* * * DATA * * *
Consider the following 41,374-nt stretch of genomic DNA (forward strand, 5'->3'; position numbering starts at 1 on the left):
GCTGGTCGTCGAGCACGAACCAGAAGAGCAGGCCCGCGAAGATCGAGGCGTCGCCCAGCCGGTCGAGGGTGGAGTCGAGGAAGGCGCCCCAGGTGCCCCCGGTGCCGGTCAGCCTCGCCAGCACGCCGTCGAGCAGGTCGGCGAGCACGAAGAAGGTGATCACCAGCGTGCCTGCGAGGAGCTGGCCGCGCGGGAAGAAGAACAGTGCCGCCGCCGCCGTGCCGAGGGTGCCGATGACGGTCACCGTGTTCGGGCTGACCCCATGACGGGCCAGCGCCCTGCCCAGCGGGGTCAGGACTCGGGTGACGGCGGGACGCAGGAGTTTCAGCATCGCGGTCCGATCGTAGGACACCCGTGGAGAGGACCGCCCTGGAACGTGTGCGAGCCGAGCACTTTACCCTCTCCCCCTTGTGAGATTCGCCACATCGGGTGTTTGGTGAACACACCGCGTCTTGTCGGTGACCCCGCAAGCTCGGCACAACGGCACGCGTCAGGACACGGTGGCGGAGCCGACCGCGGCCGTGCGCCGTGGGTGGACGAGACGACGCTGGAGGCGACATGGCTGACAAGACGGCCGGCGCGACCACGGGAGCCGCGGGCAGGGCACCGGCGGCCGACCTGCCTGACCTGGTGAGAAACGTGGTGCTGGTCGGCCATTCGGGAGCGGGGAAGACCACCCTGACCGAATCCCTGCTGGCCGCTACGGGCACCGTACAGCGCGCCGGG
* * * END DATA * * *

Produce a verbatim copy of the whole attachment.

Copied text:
Consider the following 41,374-nt stretch of genomic DNA (forward strand, 5'->3'; position numbering starts at 1 on the left):
GCTGGTCGTCGAGCACGAACCAGAAGAGCAGGCCCGCGAAGATCGAGGCGTCGCCCAGCCGGTCGAGGGTGGAGTCGAGGAAGGCGCCCCAGGTGCCCCCGGTGCCGGTCAGCCTCGCCAGCACGCCGTCGAGCAGGTCGGCGAGCACGAAGAAGGTGATCACCAGCGTGCCTGCGAGGAGCTGGCCGCGCGGGAAGAAGAACAGTGCCGCCGCCGCCGTGCCGAGGGTGCCGATGACGGTCACCGTGTTCGGGCTGACCCCATGACGGGCCAGCGCCCTGCCCAGCGGGGTCAGGACTCGGGTGACGGCGGGACGCAGGAGTTTCAGCATCGCGGTCCGATCGTAGGACACCCGTGGAGAGGACCGCCCTGGAACGTGTGCGAGCCGAGCACTTTACCCTCTCCCCCTTGTGAGATTCGCCACATCGGGTGTTTGGTGAACACACCGCGTCTTGTCGGTGACCCCGCAAGCTCGGCACAACGGCACGCGTCAGGACACGGTGGCGGAGCCGACCGCGGCCGTGCGCCGTGGGTGGACGAGACGACGCTGGAGGCGACATGGCTGACAAGACGGCCGGCGCGACCACGGGAGCCGCGGGCAGGGCACCGGCGGCCGACCTGCCTGACCTGGTGAGAAACGTGGTGCTGGTCGGCCATTCGGGAGCGGGGAAGACCACCCTGACCGAATCCCTGCTGGCCGCTACGGGCACCGTACAGCGCGCCGGG